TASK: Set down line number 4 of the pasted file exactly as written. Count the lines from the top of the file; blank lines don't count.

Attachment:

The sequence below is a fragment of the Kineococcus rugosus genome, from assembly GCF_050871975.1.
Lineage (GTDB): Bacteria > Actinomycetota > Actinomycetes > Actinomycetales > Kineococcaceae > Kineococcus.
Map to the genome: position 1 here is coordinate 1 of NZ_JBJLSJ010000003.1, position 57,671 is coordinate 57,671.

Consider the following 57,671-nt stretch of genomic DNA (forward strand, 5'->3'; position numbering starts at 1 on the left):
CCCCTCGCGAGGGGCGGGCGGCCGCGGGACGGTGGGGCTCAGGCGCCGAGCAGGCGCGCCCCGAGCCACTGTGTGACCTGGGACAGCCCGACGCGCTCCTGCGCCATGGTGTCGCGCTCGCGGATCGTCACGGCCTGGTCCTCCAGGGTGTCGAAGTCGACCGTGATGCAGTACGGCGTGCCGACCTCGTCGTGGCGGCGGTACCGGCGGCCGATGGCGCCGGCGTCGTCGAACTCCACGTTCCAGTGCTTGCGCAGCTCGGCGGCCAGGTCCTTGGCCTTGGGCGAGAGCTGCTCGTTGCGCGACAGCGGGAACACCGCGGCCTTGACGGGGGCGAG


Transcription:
Consider the following 57,671-nt stretch of genomic DNA (forward strand, 5'->3'; position numbering starts at 1 on the left):